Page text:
Vacation Planning 101

What to know before you book your next adventure

When the calendar says it’s winter, many of us can’t help but dream of a spring break or summer excursion. Your travel dreams shouldn't break the bank, though, say personal financial planning experts at the Pennsylvania Institute of Certified Public Accountants (PICPA). There are ways to both save and have an adventure that creates a lifetime of memories. Here are some ideas to make travel planning easier on your hard-earned dollars.

  1. Budget basics. After your monthly expenses are paid, what can you put toward your vacation dreams? Can you book now, or will you need to save longer and go next year? Jump start a travel fund by skipping gourmet coffee and meals out. Once you know where you’re going, create a spending plan for your trip. How much will you need per person, per day? Factor in food, lodging, transportation, tips, and souvenirs.
  2. Don’t forget discounts. You may already belong to an organization that offers discounts on airfare, rental cars, accommodations, or admission to museums and other sites. AARP, AAA, and various frequent-flier memberships are just a few examples.
  3. Lighten up. Your fashion consciousness may entice you to bring seven pairs of shoes, but if you over-pack for a flight, you may encounter overweight baggage charges or fees for an additional bag. Know the weight restrictions and baggage allowances before you head to the airport.
  4. Consider driving. Driving will often save you money on transportation, especially when traveling with a family. Driving may also negate the necessity of a car rental and eliminate overweight luggage charges. You may be surprised about how many wonderful destinations are close at hand. For longer trips, you may be able to experience more of the country scenery than if you were to fly.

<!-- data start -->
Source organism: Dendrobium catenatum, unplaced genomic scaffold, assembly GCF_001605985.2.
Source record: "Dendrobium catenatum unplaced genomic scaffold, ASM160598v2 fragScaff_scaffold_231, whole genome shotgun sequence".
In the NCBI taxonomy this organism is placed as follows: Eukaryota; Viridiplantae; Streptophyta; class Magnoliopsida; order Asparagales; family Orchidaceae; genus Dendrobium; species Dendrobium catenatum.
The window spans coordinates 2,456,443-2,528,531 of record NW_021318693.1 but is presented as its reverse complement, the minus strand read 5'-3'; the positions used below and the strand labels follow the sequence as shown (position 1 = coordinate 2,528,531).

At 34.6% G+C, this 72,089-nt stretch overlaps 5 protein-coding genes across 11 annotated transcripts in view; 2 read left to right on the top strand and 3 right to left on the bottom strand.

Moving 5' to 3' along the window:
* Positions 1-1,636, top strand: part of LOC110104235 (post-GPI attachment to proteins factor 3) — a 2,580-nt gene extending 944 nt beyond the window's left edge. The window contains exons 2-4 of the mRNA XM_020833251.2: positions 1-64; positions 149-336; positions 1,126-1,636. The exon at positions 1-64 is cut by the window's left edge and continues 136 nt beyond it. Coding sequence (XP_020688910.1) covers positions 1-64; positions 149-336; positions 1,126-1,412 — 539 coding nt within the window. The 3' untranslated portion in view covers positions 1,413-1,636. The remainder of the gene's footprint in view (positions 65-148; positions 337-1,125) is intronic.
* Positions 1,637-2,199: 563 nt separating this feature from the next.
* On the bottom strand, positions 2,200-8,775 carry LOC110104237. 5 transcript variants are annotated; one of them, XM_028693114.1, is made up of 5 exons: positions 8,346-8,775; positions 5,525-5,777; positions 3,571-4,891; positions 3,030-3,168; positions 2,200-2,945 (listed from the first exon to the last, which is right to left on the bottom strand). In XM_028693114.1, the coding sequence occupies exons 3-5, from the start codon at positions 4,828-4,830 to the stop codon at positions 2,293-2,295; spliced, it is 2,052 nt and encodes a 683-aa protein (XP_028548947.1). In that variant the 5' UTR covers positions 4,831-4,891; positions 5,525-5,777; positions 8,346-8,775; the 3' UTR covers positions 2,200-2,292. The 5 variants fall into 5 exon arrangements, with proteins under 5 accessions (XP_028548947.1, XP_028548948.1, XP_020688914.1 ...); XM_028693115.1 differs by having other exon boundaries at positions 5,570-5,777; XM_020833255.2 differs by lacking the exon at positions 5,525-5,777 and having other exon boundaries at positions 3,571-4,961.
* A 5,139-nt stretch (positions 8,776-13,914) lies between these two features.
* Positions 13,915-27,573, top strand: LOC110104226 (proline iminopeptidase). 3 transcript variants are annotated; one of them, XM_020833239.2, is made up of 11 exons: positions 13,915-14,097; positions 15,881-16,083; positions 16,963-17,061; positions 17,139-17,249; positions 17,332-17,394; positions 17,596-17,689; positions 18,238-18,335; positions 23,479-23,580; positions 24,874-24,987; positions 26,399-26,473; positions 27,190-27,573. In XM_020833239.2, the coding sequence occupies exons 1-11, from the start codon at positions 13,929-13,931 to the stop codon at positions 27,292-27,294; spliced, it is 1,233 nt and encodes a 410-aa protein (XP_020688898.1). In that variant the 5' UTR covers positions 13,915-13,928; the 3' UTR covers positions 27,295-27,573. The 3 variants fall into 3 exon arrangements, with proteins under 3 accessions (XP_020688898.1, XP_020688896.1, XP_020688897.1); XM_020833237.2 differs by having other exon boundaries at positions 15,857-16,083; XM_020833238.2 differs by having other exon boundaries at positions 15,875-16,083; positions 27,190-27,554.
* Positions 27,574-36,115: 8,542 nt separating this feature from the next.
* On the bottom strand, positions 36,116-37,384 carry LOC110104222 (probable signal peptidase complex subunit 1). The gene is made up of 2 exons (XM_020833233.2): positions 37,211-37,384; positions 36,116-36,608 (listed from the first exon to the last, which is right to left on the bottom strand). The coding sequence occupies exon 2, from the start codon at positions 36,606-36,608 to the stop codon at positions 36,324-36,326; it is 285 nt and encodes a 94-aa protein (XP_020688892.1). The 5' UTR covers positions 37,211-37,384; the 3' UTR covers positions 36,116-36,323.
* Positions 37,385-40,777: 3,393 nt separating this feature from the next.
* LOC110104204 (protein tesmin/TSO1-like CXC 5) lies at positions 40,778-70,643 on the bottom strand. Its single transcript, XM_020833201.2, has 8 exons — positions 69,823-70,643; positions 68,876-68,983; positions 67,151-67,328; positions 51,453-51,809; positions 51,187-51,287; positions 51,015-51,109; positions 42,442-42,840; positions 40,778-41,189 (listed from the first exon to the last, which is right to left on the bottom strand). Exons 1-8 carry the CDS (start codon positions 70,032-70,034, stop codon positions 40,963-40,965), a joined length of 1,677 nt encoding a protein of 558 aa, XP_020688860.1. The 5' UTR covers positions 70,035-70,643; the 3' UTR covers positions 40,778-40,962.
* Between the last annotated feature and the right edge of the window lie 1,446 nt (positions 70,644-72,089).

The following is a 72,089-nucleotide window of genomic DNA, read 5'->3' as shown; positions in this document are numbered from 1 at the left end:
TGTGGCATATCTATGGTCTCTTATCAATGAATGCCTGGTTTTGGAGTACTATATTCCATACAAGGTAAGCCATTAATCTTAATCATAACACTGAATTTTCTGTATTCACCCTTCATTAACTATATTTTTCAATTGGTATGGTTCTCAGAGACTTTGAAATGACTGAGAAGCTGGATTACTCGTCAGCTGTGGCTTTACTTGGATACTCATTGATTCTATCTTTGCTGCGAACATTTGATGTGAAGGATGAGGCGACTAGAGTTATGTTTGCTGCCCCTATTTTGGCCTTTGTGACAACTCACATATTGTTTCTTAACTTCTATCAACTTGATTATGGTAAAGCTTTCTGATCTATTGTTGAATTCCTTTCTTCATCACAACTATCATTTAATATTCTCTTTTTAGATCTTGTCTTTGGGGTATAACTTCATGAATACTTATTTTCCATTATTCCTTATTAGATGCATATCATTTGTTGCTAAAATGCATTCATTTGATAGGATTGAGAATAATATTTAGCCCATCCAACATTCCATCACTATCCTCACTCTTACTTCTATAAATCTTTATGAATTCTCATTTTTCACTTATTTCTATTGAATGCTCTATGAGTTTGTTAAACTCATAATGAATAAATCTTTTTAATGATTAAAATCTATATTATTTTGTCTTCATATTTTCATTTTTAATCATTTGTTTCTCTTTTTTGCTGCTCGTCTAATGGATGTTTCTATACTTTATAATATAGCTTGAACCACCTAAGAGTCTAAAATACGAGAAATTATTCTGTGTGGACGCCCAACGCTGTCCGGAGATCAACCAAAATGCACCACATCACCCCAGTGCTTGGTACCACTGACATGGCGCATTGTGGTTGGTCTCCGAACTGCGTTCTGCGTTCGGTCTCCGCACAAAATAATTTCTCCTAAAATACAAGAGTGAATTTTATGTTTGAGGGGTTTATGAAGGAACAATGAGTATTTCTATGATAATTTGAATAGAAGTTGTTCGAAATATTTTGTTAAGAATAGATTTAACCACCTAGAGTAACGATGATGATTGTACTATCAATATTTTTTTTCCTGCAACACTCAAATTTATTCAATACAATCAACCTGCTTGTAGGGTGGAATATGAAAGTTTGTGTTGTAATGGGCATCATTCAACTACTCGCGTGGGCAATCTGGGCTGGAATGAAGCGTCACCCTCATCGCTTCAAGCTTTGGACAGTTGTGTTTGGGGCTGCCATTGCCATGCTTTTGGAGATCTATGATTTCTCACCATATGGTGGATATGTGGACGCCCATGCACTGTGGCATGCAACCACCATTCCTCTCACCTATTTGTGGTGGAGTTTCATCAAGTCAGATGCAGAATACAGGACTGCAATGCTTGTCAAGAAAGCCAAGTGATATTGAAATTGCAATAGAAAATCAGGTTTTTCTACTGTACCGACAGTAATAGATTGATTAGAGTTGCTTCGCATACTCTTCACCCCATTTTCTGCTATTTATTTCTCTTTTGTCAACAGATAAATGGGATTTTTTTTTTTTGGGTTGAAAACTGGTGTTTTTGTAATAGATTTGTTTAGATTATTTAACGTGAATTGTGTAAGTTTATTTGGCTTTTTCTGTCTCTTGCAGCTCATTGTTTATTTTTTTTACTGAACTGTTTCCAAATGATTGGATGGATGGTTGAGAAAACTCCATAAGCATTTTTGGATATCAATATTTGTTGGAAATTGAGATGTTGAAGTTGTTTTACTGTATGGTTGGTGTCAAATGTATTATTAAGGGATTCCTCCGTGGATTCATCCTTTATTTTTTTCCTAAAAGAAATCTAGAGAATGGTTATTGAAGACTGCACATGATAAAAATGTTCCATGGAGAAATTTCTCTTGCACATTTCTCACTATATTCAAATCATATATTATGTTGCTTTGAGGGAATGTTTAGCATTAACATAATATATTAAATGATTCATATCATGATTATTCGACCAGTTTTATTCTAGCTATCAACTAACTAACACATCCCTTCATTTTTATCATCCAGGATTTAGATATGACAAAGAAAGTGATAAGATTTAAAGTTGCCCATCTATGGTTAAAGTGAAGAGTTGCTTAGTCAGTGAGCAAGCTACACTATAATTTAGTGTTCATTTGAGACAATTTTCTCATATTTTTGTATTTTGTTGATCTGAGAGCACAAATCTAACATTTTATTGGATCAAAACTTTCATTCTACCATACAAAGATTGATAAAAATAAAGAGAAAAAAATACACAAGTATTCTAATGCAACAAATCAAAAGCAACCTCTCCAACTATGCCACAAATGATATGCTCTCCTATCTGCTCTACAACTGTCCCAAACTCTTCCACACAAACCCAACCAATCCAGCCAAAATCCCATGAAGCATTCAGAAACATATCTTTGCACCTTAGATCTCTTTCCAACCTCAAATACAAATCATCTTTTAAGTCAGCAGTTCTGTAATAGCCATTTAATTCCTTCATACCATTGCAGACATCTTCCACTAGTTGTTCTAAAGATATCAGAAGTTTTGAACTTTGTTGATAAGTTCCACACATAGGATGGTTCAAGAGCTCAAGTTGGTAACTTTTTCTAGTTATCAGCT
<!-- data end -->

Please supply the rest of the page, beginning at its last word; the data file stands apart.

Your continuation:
5. To tour or not to tour? Some people like to travel in a group; others like to plan their own trip. If you think you’d like to join a tour, find out what’s included and what isn’t, such as airfare, ground transportation, tipping, and meals. You’ll need to budget for non-inclusive items.
  6. Power up. Pack extra batteries you might need, especially if you’re heading overseas. Buying batteries in a foreign country is shockingly expensive.
  7. Stop the sniffles. Bring your own over-the-counter medicines for a cold or headache so you won’t be gouged for medicine you’re unfamiliar with. Of course, don’t forget any prescription meds you’ll need. Even if you are able to get a prescription filled, it might be very expensive at an out-of-network pharmacy.
  8. Be watchful. Guard your valuables and money carefully. Consider using a money belt or wearing a neck pouch. Also, know how to cancel your credit cards in case they’re stolen or the numbers are compromised.
  9. Money matters. For international trips, understand exchange rates and tipping customs for each country on your itinerary. ATMs may offer a better exchange rate over booths or even banks. Compare before you change money.
    The U.S. is one of the few countries where leaving a restaurant tip is customary, so don’t over-tip if it’s not necessary. Also, research any fees your credit card company may charge for foreign transactions. Also, particularly for overseas trips, notify your bank and your credit card company, so they do not flag overseas charges and lock down your accounts while on vacation.
  10. Be flexible. You may have your heart set on leaving for your trip on Friday right after work, but you may find better airfares on Tuesday, Wednesday, or Saturday. Booking a flight that makes a stop may not materially increase your travel time and may offer savings as well. Departing from a different airport an hour away could save hundreds on your airfare. Also, consider traveling during the shoulder season – a location’s off-peak time.
  11. Travel insurance. Whether or not you purchase travel insurance comes down to your level of risk aversion. Put your mind at ease by doing some research and determining what makes sense for you. The good news is that making online reservations with a credit card may entitle you to some basic insurance, covering the cost of a canceled flight or car rental. Check into what your credit card offers.


Bon Voyage

Once you’ve finished planning, the only thing left on your trip agenda is having the time of your life. You’ve saved, budgeted, and planned; now it’s time to relax and enjoy. Take lots of pictures.

A CPA can help you create a financial plan that can make your travel dreams a reality. To find a CPA in Pennsylvania by location or area of expertise, visit www.IneedaCPA.org.

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